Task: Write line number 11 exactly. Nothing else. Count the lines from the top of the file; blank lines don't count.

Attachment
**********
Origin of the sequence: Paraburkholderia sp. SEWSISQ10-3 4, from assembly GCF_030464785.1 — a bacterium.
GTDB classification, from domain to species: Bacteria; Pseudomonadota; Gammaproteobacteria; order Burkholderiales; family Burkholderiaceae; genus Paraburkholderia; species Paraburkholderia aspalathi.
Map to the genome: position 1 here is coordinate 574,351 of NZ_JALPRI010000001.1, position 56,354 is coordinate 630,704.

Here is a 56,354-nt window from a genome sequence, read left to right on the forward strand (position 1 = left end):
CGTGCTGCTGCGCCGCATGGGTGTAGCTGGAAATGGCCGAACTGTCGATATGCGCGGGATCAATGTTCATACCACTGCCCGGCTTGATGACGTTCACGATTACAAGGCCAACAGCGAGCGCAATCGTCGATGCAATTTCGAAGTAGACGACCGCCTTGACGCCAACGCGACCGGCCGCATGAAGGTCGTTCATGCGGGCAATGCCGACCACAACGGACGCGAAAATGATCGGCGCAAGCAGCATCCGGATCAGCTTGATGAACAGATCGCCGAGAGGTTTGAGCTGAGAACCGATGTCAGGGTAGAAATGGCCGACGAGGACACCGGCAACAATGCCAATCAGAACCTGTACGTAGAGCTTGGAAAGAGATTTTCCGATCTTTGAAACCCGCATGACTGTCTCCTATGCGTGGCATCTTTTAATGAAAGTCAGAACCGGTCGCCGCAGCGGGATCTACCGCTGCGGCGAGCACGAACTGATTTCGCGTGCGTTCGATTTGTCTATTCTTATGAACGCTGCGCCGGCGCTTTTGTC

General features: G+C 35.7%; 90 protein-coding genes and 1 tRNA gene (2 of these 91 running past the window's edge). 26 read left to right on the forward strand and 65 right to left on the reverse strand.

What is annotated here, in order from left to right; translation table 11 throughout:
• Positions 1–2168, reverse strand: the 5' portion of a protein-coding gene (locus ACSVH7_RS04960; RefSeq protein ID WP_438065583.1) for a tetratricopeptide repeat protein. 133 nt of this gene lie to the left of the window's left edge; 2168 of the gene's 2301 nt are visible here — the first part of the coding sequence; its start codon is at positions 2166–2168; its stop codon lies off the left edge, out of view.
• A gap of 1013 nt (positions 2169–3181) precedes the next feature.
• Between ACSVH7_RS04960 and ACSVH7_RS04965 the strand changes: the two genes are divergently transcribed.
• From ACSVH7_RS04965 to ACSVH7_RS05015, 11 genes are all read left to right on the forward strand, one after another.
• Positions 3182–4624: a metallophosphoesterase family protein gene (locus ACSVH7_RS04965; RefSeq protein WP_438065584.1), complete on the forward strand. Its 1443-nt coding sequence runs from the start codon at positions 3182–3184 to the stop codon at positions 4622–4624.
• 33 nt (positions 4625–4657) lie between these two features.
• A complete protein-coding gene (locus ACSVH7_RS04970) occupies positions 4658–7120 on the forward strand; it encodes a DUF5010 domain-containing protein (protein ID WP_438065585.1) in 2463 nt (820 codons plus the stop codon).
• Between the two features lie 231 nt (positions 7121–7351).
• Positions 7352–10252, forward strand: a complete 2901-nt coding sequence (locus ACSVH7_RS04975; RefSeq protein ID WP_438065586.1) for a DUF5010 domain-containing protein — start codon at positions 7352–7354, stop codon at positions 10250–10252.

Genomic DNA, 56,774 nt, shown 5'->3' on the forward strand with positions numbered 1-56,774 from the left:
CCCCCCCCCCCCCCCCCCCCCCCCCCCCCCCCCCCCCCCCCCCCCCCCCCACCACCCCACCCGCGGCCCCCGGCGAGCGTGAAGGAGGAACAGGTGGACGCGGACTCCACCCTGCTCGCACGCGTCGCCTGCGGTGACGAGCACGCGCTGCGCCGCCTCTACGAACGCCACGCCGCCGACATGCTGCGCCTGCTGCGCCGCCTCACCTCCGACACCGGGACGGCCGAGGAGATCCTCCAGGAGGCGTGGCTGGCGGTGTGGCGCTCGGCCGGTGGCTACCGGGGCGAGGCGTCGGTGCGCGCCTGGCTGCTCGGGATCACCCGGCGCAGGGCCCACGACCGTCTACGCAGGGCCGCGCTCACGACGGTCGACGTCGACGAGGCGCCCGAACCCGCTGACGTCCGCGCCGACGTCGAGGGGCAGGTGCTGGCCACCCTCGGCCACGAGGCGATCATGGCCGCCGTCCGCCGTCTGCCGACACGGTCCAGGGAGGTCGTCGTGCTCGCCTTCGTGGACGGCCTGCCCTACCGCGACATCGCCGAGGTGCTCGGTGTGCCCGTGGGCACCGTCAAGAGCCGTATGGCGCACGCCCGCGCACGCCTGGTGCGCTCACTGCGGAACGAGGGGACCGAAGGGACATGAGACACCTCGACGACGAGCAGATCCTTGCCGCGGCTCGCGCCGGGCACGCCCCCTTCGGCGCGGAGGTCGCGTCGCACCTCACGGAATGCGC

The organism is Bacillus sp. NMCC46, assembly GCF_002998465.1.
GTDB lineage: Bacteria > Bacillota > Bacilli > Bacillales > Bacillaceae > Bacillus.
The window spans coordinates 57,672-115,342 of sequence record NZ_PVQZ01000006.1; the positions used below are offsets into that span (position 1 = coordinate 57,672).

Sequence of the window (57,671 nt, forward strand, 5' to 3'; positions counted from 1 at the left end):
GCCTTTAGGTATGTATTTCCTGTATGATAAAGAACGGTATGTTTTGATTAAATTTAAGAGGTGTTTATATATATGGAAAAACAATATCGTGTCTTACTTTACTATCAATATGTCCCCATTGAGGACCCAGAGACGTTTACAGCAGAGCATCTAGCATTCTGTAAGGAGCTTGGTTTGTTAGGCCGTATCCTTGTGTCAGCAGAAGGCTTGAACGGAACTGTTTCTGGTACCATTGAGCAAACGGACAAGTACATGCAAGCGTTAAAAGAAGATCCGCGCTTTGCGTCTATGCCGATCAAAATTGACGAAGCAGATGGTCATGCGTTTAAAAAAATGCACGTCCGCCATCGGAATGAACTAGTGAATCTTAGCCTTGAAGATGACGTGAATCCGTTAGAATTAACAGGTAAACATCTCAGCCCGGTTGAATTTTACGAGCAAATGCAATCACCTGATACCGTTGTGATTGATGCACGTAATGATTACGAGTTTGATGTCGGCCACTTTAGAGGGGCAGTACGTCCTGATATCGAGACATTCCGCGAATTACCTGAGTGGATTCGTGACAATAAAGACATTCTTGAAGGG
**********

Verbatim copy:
• From ACSVH7_RS04965 to ACSVH7_RS05015, 11 genes are all read left to right on the forward strand, one after another.